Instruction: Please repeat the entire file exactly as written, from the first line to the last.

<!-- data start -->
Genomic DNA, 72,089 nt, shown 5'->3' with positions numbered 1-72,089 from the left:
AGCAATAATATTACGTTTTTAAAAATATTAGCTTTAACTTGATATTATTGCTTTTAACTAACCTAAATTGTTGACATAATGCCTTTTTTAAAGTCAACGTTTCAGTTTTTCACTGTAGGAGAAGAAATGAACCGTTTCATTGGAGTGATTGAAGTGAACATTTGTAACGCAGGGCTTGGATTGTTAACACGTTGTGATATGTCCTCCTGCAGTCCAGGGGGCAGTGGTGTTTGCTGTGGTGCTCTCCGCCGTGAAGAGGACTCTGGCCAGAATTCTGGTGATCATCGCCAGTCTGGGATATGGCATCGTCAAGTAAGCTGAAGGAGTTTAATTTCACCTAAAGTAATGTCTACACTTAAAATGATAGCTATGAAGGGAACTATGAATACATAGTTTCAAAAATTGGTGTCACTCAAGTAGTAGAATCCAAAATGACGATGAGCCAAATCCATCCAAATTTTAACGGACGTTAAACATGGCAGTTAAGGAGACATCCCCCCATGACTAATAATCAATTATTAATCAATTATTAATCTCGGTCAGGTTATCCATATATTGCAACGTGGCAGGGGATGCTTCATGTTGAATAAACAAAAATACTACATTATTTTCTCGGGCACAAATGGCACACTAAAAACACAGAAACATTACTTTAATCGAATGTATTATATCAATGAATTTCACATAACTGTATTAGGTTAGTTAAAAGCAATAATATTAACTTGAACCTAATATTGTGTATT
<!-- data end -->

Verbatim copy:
Genomic DNA, 72,089 nt, shown 5'->3' with positions numbered 1-72,089 from the left:
AGCAATAATATTACGTTTTTAAAAATATTAGCTTTAACTTGATATTATTGCTTTTAACTAACCTAAATTGTTGACATAATGCCTTTTTTAAAGTCAACGTTTCAGTTTTTCACTGTAGGAGAAGAAATGAACCGTTTCATTGGAGTGATTGAAGTGAACATTTGTAACGCAGGGCTTGGATTGTTAACACGTTGTGATATGTCCTCCTGCAGTCCAGGGGGCAGTGGTGTTTGCTGTGGTGCTCTCCGCCGTGAAGAGGACTCTGGCCAGAATTCTGGTGATCATCGCCAGTCTGGGATATGGCATCGTCAAGTAAGCTGAAGGAGTTTAATTTCACCTAAAGTAATGTCTACACTTAAAATGATAGCTATGAAGGGAACTATGAATACATAGTTTCAAAAATTGGTGTCACTCAAGTAGTAGAATCCAAAATGACGATGAGCCAAATCCATCCAAATTTTAACGGACGTTAAACATGGCAGTTAAGGAGACATCCCCCCATGACTAATAATCAATTATTAATCAATTATTAATCTCGGTCAGGTTATCCATATATTGCAACGTGGCAGGGGATGCTTCATGTTGAATAAACAAAAATACTACATTATTTTCTCGGGCACAAATGGCACACTAAAAACACAGAAACATTACTTTAATCGAATGTATTATATCAATGAATTTCACATAACTGTATTAGGTTAGTTAAAAGCAATAATATTAACTTGAACCTAATATTGTGTATT